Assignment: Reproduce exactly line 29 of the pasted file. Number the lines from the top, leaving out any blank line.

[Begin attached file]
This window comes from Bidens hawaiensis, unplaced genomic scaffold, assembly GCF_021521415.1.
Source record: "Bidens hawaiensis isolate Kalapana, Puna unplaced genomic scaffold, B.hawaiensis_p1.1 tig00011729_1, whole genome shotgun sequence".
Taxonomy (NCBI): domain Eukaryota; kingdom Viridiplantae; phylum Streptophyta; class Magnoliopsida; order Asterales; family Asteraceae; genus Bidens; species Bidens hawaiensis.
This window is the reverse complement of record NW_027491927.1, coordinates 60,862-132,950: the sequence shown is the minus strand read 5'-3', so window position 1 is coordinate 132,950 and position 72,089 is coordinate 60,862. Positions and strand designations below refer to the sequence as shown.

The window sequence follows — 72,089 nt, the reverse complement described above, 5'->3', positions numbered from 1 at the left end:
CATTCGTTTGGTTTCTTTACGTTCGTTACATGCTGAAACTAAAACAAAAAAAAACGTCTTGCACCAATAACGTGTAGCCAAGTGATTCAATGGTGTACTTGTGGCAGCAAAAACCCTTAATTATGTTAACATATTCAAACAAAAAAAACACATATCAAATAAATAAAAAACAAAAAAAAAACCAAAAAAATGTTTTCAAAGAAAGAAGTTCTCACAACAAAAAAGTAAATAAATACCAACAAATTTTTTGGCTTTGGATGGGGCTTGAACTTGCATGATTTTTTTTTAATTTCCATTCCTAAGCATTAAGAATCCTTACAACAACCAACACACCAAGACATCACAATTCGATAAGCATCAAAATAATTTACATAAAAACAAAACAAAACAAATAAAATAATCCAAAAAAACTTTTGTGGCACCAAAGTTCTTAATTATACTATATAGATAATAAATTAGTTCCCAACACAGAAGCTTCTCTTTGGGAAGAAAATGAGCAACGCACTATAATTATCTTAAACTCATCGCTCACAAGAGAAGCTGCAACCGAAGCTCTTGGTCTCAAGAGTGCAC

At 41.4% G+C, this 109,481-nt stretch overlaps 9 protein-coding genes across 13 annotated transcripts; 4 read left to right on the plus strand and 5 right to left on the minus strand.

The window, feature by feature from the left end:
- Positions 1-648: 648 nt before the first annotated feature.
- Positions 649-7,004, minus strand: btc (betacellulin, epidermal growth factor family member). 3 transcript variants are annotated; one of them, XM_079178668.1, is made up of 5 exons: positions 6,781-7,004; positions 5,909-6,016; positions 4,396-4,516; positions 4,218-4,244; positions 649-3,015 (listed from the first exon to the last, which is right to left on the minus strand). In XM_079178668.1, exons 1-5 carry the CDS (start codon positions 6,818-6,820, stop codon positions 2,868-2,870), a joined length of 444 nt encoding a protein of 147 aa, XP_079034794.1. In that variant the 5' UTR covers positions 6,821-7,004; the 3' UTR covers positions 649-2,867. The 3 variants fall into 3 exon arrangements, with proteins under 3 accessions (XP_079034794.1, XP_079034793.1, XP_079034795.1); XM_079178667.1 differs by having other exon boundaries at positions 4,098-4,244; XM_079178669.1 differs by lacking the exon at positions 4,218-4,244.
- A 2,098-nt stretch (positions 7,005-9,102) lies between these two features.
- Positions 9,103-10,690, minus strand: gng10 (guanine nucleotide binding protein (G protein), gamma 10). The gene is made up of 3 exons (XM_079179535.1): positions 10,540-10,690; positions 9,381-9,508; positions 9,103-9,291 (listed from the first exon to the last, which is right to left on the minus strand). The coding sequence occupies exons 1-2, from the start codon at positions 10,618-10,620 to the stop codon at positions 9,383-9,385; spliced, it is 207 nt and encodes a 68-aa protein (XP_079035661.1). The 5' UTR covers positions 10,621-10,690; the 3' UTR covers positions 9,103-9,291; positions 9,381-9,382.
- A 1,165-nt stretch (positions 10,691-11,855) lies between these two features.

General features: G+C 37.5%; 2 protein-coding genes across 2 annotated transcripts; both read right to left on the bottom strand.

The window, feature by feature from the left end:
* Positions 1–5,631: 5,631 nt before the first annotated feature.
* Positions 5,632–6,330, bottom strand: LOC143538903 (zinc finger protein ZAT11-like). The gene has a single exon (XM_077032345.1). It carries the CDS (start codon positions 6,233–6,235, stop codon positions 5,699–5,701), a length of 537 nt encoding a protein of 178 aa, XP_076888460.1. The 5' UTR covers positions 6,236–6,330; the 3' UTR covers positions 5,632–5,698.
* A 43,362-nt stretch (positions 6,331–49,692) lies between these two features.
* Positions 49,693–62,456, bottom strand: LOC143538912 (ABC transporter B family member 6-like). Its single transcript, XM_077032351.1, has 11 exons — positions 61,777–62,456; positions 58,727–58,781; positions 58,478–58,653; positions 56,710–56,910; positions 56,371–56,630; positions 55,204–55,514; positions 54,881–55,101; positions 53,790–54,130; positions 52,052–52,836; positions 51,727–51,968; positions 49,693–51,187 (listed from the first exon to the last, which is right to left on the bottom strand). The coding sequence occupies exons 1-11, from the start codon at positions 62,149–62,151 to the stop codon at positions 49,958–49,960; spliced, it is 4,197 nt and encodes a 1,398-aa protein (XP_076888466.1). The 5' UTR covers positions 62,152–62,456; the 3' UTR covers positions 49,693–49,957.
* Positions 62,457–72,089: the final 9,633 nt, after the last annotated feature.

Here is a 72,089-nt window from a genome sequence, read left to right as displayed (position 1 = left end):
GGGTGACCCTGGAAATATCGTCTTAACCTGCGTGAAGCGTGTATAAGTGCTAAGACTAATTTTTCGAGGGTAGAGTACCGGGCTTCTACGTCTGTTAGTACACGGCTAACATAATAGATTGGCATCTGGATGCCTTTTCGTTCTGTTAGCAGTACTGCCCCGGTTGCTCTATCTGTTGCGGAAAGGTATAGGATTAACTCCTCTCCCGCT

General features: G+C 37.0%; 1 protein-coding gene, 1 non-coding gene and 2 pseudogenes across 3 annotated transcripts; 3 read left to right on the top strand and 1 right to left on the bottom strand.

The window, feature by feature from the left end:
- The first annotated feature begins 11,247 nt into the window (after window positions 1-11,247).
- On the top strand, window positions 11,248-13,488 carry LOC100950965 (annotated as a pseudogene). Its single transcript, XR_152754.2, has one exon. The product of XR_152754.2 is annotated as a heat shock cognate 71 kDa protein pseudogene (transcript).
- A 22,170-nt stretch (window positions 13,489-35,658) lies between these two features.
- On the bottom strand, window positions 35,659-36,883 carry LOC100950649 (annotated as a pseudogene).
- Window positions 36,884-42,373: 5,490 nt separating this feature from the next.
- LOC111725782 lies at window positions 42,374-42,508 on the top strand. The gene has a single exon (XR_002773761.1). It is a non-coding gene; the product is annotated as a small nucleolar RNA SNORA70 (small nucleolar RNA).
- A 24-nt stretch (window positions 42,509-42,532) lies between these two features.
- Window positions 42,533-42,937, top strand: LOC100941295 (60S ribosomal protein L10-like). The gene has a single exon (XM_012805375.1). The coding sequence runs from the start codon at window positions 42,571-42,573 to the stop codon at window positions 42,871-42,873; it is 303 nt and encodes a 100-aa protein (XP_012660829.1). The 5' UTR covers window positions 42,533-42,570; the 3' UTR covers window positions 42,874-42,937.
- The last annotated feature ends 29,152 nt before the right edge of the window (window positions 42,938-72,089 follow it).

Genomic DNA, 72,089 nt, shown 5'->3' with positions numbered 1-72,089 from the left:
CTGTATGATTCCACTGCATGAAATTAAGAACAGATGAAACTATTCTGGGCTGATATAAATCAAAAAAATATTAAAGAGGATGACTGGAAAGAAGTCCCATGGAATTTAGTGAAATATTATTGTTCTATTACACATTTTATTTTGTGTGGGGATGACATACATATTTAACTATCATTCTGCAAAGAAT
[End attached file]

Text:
- Window positions 36,884-42,373: 5,490 nt separating this feature from the next.